Jun 15, 2009 - Business    No Comments

Heeding the Flashing Lights

This morning started pretty much like every other morning:  my two youngest boys began chasing each other up and down the hallway promptly at 5 am.  As if it were not enough of a wake up call for them to be up and running around at this hour, they’ve recently decided to introduce props into their routine.   Tinker Toys used as “swords”.  Squishy balls they throw at each other’s heads.  My oh-so-favorite invention, the Fisher-Price Corn Popper, run up and down the hallway at near lightspeed.  Or — even more shocking — the sudden and complete total silence that is the immediate precursor to either (a) a blood curdling scream, or (b) a compulsive artistic expression perpetrated against the unwilling walls of  their bedroom with a crayon or pencil or (God-forbid) a Sharpie I forgot to put under lock and key the last time I used it.

Yes.  This morning started off in typical fashion.

And it is probably because of this that I didn’t really pay attention when, later that morning as I was driving my oldest son to school, a car passed us heading in the opposite direction, flashing his lights wildly.

In hindsight, I remember seeing the car.  And I remember seeing the headlights flickering on and off.  And I vaguely remember thinking : “Hmmmmm…”  But not much more.

But then a second oncoming car came at us, the driver flashing the headlights.  Then a third.  By the time the fourth car approached I had run through all of the possible scenarios I could think of.  Did I have my brights on?  No.  Was something wrong with the front of my vehicle?  Didn’t seem to be.  Was there a speed trap up ahead?  I didn’t know — but of all the options presented this was the only one that made sense.

I immediately slowed to 5 under the speed limit and almost as quickly the driver behind me began expressing his frustration with my choice.  A quick honk of the horn was not enough.  He gave us several — just in case we missed the point.  And at the first opportunity he sped past us, flashing us the “You’re #1” sign as he went by.

Copyright Hannes Steyn
Copyright Hannes Steyn

I’ll admit it.  At times like these I really wish vehicular assault was an acceptable response.  Not that I wanted to do the guy any bodily harm — but I really would have loved to see the expression on his face as that tinny little horn of his was wrapped around a tree.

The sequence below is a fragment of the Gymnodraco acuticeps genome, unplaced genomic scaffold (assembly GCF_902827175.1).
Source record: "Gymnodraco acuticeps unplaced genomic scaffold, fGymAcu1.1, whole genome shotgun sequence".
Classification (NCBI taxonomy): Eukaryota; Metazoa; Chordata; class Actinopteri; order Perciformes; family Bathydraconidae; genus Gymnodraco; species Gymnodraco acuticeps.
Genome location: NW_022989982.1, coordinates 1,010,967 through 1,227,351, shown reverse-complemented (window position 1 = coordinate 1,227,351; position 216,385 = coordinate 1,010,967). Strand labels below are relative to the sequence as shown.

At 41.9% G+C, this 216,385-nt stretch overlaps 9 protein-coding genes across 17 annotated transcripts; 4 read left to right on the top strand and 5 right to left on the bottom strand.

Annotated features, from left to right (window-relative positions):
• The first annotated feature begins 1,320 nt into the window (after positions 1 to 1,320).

It was almost as sweet as actually seeing him flagged over to the side of the road by a cop with radar gun in hand as we came around a sharp corner a little further up the road.

So what does any of this have to do with running a company?

A lot, I think.   Or at least more than I had previously thought.

The experience I’ve garnered so far has shown me that it’s very easy to get drawn into the “routine” of running the business.   Bills get paid on the 5th of the month.  Payroll gets run every other Monday with checks going out on Friday.  Standing status meetings every Monday at 9:30.   Advisory Board meetings.  Invoice runs.   Feature releases every third week.  The list goes on and on —  ad nauseam.   I can get so caught up in running the business that it becomes easy to forget to actually manage the business.

What do I mean by manage?

For me, this is simply heeding the warnings of the flashing lights as they cruise by.  This is taking the time to sit with Sales and actually hear to what is being said about the deficiencies in the marketing message — and then trying to get them resolved.   This is keeping an eagle eye on the checkbook and ensuring that we delay until the last possible moment every expense we can — if only so we have “just a little more” working capital.  This is ultimately having the stomach to admit that we may have embarked upon a mission that no one —  and I mean no one —  but our own small team seems to really “get”, and making the decision to stay the course and stick with our guns, staying true to our mission, our values and our future, when everyone else is trying like hell to convince us that we should become something we know in our hearts we are not.

This means giving the team every possible thing they need to succeed while removing (or circumnavigating) every possible roadblock to that success.  We’re going to take our lumps along the way, I know that.  There will be critics we encounter along the way with their own version of the “You’re #1” salute.  And there will be competitors we’ll vehemently pursue (Crystal Reports — we’re coming after you).  But in doing so we won’t veer from our objective.  In the end we’ll simply stay the course.  We’ll do what we believe to be right.  And we’ll get to where we’re headed.

Of this I am certain.

[Ed Note:] This post originally appeared on the Bluyah Development Blog.

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